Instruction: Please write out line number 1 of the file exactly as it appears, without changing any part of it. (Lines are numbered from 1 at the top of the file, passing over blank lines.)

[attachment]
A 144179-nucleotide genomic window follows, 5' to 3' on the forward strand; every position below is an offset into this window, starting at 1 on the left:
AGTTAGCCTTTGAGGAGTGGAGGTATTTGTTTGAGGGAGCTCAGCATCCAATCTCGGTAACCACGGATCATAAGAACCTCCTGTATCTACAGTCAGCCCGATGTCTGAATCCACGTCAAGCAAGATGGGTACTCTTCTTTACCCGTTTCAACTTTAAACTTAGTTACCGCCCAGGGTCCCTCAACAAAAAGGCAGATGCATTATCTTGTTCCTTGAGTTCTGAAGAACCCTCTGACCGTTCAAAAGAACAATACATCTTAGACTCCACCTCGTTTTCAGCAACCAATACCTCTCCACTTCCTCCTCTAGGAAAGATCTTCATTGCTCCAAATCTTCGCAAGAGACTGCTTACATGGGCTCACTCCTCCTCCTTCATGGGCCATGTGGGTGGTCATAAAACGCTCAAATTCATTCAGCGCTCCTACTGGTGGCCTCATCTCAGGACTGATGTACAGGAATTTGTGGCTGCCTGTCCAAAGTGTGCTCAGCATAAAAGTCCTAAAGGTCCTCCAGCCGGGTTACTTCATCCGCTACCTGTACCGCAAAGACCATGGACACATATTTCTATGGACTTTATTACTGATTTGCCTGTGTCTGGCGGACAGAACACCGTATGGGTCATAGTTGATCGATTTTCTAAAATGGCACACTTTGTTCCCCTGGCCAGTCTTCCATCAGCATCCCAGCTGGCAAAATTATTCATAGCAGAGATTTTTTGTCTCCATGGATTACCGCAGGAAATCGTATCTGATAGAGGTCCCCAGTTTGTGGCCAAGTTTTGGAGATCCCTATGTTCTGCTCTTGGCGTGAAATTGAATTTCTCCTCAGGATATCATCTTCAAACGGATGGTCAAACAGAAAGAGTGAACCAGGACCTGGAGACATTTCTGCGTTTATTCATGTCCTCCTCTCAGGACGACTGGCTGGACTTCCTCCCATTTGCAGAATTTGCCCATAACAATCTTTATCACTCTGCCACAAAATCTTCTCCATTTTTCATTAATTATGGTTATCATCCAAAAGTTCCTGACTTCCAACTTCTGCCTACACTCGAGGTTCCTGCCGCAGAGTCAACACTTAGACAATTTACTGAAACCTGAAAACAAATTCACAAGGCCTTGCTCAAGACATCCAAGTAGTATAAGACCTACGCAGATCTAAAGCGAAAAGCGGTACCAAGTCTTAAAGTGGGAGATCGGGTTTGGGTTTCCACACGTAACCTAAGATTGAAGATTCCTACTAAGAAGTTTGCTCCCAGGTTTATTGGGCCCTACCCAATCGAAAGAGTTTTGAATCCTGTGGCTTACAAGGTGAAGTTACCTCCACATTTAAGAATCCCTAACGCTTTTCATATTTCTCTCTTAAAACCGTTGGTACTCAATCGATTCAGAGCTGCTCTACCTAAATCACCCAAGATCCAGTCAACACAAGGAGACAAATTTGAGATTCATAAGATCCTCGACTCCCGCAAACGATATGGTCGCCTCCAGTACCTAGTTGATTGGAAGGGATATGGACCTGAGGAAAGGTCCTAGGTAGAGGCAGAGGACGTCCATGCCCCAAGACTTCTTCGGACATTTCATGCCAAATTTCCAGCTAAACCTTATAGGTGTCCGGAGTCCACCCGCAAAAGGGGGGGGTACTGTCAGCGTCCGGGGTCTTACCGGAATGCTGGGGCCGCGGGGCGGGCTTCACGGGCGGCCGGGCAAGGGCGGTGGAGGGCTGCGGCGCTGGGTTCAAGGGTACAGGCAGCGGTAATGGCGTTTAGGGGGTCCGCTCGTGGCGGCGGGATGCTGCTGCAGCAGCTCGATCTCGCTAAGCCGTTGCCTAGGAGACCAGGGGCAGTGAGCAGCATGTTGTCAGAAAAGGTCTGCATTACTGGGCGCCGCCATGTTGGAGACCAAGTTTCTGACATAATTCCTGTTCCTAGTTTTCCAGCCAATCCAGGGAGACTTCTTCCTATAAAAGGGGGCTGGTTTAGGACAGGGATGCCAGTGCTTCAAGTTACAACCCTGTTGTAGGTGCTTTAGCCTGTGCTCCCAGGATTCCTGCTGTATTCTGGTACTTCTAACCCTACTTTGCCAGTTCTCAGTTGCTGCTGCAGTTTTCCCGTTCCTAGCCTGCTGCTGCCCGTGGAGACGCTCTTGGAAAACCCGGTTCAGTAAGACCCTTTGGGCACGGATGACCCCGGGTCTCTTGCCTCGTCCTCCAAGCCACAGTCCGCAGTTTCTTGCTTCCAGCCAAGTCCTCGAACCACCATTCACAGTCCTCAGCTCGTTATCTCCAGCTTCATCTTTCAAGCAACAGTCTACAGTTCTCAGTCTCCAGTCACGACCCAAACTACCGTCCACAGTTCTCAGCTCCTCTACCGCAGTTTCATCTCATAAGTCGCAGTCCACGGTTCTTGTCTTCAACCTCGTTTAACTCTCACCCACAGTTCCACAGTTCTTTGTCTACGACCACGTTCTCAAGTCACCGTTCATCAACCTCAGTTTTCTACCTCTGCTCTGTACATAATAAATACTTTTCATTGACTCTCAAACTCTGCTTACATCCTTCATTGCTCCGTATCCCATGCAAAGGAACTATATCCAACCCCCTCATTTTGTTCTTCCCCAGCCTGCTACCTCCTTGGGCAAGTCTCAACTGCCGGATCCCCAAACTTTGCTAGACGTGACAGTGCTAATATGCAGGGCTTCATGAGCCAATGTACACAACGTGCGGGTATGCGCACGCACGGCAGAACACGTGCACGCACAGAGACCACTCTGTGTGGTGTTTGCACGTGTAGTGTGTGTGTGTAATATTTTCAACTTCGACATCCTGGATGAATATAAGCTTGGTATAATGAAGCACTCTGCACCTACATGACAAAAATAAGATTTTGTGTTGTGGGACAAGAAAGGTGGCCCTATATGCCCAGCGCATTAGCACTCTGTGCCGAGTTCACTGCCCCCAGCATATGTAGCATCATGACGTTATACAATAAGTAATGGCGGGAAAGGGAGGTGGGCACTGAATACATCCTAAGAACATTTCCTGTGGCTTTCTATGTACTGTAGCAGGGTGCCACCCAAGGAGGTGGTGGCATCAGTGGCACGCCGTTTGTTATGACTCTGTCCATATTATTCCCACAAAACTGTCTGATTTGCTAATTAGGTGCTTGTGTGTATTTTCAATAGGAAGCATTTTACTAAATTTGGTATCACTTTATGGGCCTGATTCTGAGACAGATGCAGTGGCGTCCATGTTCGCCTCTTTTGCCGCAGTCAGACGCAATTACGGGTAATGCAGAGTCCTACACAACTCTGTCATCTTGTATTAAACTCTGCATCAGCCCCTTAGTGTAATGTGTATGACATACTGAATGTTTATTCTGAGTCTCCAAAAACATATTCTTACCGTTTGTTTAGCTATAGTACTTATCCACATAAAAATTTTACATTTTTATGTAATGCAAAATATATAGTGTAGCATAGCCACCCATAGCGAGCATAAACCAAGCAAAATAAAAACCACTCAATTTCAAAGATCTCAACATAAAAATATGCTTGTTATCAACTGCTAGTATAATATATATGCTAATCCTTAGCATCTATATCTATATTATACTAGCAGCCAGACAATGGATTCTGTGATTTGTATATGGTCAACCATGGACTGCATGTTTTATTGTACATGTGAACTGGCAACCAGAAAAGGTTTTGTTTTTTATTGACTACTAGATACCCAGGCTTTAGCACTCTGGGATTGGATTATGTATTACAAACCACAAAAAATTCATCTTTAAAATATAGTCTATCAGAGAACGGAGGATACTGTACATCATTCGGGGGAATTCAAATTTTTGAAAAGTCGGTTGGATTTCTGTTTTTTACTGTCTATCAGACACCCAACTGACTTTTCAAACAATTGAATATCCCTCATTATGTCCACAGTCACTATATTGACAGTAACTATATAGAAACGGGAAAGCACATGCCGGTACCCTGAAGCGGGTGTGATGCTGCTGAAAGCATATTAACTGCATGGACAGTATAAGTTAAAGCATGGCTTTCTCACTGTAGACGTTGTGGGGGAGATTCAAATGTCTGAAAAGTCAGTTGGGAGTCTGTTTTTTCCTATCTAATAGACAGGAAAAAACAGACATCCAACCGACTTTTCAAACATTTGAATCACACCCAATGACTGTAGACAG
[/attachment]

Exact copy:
A 144179-nucleotide genomic window follows, 5' to 3' on the forward strand; every position below is an offset into this window, starting at 1 on the left: